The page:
Welcome back to our series on Security 101. Because encryption is such an important part of security, we’re going to spend some time going over encryption in more detail. We’ll take a look at the encryption algorithms that are in common use today and those that are no longer in vogue. We’ll also see how encryption can be used both to obscure and to validate data and when you want to use one type of algorithm over another.
When you need to protect the confidentiality of data, which is to say you don’t want any unauthorized people reading it, you use encryption. This can be applied to data stored on disk, or transmitted between systems. Encryption uses a combination of an encryption algorithm and a key to take plaintext and render it into ciphertext. Decryption takes the ciphertext and a key to render it back into plaintext. To decrypt data, you need the appropriate key. As long as that key was provided to you securely, the data remains confidential. But if the key can be compromised or guessed, then decryption is trivial for an attacker.
There are several publicly available encryption algorithms available but some software creators insist on developing their own. While the encryption algorithm you choose is important, it is the key that is what makes it work and must be protected. When using a publicly-documented algorithm, you are using one that has been vetted countless times, and is both well understood and secure, as long as your key is secure. When vendors choose to implement their own proprietary algorithms, you run the risk that there is a flaw in their mathematics or implementation that will make the encryption vulnerable to attack.
There are two categories of data encryption: symmetric key encryption and asymmetric key encryption.
Symmetric key encryption
In symmetric key encryption, a single key is used both to encrypt and to decrypt data. The primary advantage of symmetric key encryption is that it is very fast. Even relatively low-powered systems can perform encryption and decryption operations with very little impact. There are two primary types of symmetric key encryption algorithms: stream ciphers and block ciphers.
Stream ciphers encrypt data one byte at a time. The most common stream cipher still in use is RC4.
Block ciphers encrypt data in blocks and will pad any data that doesn’t make a standard size block. Common block ciphers include DES, 3DES, RC5, and AES. The mathematics typically involves some form of XORing operation between the data and the symmetric key.
In contrast, asymmetric encryption algorithms use one key for encryption, and another key for decryption. These keys, called key pairs, work as a matched set, with one key referred to as the public key, and the other as the private key. It is frequently referred to as Public Key Encryption. You can distribute/publish online/hand out to perfect strangers online your public key, but you must guard the private key as closely as possible. Data encrypted with one key can only be decrypted with the other. If someone wants to send you an encrypted file they can use your public key to encrypt it. It doesn’t matter that anyone else on the Internet might have your public key. Even with the encrypted data, they cannot decrypt it. As long as you are the only one with the private key, you are the only one that can decrypt the data. Public key encryption can also be used to provide digital signing of data. If you hash (see below) data and then encrypt the hash with your private key, anyone can decrypt the hash using your public key and compare the hash to a hash they compute themselves. If the hashes match, the data integrity is confirmed.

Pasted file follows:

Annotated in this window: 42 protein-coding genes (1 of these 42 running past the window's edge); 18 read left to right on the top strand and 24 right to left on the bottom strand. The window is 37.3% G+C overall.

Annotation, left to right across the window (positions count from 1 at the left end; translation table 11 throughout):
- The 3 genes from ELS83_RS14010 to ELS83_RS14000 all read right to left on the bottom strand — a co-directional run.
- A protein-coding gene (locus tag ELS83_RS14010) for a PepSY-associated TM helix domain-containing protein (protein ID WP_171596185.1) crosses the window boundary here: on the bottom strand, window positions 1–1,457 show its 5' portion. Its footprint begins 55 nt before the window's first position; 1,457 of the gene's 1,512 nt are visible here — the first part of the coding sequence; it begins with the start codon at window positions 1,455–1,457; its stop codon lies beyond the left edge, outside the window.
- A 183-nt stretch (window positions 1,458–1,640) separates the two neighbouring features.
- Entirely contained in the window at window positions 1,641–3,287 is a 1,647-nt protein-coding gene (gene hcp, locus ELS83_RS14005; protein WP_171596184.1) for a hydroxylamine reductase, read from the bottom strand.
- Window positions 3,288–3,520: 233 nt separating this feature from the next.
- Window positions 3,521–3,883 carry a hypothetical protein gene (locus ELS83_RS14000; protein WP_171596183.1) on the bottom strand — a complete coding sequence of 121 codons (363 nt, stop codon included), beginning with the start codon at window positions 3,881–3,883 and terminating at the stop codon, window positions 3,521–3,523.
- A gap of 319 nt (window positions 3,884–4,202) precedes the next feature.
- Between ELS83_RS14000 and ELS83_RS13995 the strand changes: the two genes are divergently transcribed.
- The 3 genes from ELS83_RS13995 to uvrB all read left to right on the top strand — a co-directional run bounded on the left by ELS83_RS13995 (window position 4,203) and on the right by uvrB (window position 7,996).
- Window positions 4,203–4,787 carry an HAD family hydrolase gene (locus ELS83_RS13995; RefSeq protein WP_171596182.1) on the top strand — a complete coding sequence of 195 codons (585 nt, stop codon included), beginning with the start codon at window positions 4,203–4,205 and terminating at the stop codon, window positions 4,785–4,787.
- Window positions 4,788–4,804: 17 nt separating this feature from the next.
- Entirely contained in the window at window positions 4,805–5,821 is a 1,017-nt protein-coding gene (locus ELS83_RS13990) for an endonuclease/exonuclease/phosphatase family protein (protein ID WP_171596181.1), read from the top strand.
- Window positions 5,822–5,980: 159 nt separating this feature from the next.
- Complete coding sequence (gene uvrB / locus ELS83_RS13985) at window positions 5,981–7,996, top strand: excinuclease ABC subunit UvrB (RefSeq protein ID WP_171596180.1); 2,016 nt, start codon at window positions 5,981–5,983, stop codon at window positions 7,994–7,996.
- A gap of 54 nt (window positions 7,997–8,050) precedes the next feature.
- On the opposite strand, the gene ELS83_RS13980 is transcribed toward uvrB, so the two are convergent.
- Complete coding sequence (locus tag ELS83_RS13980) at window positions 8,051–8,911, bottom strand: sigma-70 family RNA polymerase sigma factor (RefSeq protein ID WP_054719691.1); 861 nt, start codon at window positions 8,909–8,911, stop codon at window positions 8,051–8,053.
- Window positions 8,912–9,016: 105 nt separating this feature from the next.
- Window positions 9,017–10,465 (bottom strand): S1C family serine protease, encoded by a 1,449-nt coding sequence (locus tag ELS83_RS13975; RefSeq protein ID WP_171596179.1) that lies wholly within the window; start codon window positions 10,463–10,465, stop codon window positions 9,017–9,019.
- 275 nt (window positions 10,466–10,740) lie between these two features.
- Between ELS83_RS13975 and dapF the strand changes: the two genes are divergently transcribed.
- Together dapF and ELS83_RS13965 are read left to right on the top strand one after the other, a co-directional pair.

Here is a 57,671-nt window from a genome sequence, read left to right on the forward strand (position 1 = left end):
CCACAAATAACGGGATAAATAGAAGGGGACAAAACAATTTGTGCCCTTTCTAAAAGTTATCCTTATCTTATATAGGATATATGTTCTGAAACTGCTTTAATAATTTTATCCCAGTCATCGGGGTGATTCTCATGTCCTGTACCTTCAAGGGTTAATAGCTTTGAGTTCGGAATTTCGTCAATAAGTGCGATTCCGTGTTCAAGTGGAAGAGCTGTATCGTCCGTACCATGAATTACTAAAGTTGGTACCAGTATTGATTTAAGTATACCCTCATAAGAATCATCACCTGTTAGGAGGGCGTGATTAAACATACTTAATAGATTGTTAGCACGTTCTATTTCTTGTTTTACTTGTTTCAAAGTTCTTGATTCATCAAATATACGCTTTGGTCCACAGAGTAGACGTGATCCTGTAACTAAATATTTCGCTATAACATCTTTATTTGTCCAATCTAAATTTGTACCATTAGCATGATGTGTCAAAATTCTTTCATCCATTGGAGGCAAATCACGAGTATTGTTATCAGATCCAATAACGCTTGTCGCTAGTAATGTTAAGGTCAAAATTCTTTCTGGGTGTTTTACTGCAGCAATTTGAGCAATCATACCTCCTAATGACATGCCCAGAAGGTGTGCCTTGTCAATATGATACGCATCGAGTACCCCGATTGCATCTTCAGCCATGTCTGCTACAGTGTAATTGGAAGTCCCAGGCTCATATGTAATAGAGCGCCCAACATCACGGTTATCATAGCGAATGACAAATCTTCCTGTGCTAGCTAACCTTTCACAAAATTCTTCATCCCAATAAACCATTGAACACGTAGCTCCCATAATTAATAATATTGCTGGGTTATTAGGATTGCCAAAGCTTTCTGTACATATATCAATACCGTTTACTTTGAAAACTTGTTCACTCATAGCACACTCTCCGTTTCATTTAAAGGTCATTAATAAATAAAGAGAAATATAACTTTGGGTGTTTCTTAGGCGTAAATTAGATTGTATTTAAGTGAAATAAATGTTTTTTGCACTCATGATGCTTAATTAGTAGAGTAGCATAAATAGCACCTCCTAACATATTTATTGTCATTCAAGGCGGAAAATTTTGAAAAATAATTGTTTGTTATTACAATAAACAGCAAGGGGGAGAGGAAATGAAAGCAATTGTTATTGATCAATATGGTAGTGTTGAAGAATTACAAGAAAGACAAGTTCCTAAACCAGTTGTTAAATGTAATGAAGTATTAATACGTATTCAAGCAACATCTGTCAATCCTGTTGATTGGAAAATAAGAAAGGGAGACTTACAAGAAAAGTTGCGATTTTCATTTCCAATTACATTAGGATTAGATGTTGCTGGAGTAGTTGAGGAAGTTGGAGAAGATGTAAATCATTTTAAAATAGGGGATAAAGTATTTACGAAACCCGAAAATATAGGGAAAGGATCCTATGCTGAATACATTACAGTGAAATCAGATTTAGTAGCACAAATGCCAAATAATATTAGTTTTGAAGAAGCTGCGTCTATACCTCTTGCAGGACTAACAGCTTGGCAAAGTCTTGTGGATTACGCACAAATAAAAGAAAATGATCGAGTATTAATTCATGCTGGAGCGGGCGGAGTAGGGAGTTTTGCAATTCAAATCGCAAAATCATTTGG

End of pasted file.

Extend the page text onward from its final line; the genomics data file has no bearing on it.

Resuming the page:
Asymmetric key encryption is computationally expensive, and requires both time and CPU cycles to work effectively. It is commonly used to provide a secure way to transmit symmetric encryption keys, rather than to protect actual data.
Common asymmetric key algorithms include RSA, Diffie-Hellman, DSS, SSL/TLS, SSH, and PGP.
To ensure that the process of encrypting and decrypting data does not alter the data and that data has not been altered in transit or while stored, hashing algorithms can be used to verify data. A hash is not used to encrypt data itself. A hashing algorithm can take data of a variable size, and create a fixed size mathematical calculation of that data. These are one-way calculations. It is impossible to derive the data from the hash, but it is possible to calculate all possible hashes for a finite set of data. Hashes are not meant to encrypt data; only to verify it. Hashes can be “salted” with a unique value to further protect their integrity, but still should not be used alone to protect data.
Common examples of hashing algorithms that use block ciphers include MD4, MD5, SHA1, SHA2, and SHA256.
In our next post, we will look at how encryption works to protect the confidentiality and integrity of data both in transit and at rest.